You know when your property management company charges astronomical maintenance fees, even though there’s a dead rat on the stairway and more mysterious leaks than even Edward Snowden could handle?
Well, if you’ve ever been at the mercy of sinister/lazy/overpriced property managers who charge regular fees for bugger all, you’ll be pleased to know that the Office of Fair Trading is looking into the ‘services’ they provide, to see if they actually do anything at all.
The investigation will cover local authorities and housing associations, as well as private property management companies.
The OFT will look into whether the market is working for leaseholders and freeholders and ask whether property management companies have the best interests of their leaseholders. (No). They’ll also ask whether we have much of a choice over which company deals with our building maintenance. (No). Then they’ll look into whether there are barriers to switching and enough competition in the property management market. (No).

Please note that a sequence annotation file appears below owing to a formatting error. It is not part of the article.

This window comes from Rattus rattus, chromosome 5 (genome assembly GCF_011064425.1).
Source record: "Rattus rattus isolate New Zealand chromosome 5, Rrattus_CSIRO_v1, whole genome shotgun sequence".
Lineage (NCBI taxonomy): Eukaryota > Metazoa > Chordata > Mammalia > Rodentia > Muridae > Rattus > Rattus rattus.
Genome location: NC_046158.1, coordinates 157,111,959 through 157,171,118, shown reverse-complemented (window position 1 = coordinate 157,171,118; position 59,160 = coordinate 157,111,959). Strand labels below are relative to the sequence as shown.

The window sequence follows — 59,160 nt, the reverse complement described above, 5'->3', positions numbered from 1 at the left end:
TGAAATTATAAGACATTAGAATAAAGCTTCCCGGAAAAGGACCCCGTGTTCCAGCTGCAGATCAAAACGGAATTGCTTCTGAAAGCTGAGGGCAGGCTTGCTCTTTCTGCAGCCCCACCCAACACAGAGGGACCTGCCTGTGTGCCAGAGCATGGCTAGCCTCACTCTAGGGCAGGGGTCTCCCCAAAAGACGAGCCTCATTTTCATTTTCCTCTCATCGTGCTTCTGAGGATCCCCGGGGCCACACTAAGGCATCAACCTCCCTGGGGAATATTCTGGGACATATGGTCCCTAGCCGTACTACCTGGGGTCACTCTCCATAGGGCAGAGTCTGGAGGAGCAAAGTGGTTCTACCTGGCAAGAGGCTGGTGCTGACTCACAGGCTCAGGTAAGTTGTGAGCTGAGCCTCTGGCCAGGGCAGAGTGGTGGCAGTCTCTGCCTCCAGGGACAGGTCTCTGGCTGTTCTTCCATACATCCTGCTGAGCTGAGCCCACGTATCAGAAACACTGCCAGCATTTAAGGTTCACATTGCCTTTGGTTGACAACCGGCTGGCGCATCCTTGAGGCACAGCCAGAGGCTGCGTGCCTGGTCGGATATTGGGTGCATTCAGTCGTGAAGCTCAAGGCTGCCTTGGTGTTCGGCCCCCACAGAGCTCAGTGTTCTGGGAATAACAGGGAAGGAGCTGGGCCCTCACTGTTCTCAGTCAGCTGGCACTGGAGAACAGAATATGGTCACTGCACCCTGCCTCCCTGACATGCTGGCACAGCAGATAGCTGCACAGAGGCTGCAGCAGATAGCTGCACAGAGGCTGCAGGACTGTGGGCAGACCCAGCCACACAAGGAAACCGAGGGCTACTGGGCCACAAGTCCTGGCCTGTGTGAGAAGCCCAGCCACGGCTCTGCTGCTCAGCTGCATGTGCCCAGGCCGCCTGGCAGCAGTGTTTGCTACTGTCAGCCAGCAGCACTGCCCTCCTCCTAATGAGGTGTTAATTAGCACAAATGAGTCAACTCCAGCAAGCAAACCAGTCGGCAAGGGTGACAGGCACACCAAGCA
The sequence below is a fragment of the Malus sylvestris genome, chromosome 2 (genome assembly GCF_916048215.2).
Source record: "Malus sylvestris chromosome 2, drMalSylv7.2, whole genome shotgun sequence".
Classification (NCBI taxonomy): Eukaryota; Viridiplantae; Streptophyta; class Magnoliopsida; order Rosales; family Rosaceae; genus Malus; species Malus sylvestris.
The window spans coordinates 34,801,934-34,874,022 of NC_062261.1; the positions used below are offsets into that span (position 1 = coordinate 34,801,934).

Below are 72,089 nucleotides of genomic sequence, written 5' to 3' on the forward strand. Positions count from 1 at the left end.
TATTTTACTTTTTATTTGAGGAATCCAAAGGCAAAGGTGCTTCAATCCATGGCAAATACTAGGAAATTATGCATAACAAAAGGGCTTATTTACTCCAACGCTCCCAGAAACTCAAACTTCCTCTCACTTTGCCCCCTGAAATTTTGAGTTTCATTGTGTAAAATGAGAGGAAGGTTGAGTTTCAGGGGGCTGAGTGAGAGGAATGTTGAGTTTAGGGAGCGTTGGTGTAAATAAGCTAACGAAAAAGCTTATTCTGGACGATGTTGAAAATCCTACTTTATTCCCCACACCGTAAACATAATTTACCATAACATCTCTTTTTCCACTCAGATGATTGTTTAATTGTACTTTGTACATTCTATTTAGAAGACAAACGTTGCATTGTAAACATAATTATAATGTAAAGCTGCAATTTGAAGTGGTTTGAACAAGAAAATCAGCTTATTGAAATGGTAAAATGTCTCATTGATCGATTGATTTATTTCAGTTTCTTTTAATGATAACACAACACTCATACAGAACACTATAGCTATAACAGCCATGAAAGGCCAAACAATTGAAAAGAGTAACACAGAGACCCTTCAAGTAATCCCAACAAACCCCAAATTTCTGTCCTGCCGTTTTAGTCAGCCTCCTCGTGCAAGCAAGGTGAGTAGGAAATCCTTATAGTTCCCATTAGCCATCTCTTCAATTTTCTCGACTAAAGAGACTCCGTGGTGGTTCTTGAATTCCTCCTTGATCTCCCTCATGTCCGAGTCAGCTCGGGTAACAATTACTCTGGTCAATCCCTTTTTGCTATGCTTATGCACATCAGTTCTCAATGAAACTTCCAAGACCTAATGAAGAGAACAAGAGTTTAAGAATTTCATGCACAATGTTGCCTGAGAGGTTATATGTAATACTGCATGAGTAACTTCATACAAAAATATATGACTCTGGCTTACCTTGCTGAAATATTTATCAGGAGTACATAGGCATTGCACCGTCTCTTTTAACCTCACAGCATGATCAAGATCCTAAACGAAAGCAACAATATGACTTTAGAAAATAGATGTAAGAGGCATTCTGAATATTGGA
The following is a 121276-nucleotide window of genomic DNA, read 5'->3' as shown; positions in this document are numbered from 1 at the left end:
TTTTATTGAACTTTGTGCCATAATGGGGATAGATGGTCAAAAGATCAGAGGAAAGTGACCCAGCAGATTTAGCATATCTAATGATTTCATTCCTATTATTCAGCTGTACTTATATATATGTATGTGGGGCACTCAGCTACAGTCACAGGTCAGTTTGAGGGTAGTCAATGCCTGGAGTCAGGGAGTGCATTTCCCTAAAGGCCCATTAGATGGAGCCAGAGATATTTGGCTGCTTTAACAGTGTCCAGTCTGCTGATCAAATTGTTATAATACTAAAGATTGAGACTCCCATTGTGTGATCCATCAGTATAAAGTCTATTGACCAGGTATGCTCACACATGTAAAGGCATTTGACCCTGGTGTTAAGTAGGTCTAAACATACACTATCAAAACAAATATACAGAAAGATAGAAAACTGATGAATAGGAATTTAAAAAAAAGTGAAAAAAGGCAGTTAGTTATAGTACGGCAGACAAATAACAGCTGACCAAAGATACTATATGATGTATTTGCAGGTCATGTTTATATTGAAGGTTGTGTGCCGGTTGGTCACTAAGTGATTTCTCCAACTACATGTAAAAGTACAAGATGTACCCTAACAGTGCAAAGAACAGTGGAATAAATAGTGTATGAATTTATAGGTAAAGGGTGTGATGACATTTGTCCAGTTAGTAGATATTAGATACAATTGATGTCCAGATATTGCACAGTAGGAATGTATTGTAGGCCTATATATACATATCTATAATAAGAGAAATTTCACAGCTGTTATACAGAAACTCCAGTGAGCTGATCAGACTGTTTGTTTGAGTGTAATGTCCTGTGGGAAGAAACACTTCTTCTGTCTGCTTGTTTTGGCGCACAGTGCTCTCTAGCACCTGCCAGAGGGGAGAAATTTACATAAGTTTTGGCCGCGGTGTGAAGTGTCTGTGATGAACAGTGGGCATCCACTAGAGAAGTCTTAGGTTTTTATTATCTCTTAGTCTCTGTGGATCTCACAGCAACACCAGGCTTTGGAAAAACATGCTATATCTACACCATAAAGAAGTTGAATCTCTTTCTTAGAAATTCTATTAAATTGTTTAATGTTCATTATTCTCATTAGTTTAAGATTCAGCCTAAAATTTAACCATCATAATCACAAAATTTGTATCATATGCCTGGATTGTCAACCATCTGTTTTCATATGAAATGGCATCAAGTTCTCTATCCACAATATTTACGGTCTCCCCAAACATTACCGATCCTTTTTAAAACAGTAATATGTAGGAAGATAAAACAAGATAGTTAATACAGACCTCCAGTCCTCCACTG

The Competition and Marketing Authority (CMA) takes over some of the OFT’s duties in April and will be publishing a report at the end of the year. Rachel Merelie, who is leading the study, said:
‘Service charges for the maintenance of a building can be substantial and we want to make sure that leaseholders are getting a fair deal. We are concerned that management agents and freeholders may not be incentivised to keep maintenance costs down and that leaseholders may not receive value for money.’
We’re all used to hearing news that the high street is on its knees and retailers are openly weeping into the bins outside Claire’s Accessories as their empires crumble. And we’re all equally used to hearing how the cost of living has skyrocketed while our wages, er…haven’t.
But today, we can walk down the high street with a little spring in our step because the British Retail Consortium have announced that high street prices are falling at a record rate.
That’s right, we’re paying less and less in the shops, with goods costing an average of 1.4% less in February than in previous months. Some things went even lower, with clothing and shoes were 12% cheaper than last year.
February marked the tenth month in a row that deflation had occurred on the high street, and food inflation also feel slightly from 1.5% in January to 1.1%.
So can we look forward to paying even less for our stuff? Helen Dickinson from the BRC thinks so.
‘Many of the larger food retailers have been looking closely at their investment in promotions and price cuts, suggesting competition could intensify further.’
LET’S BUY EVERYTHING.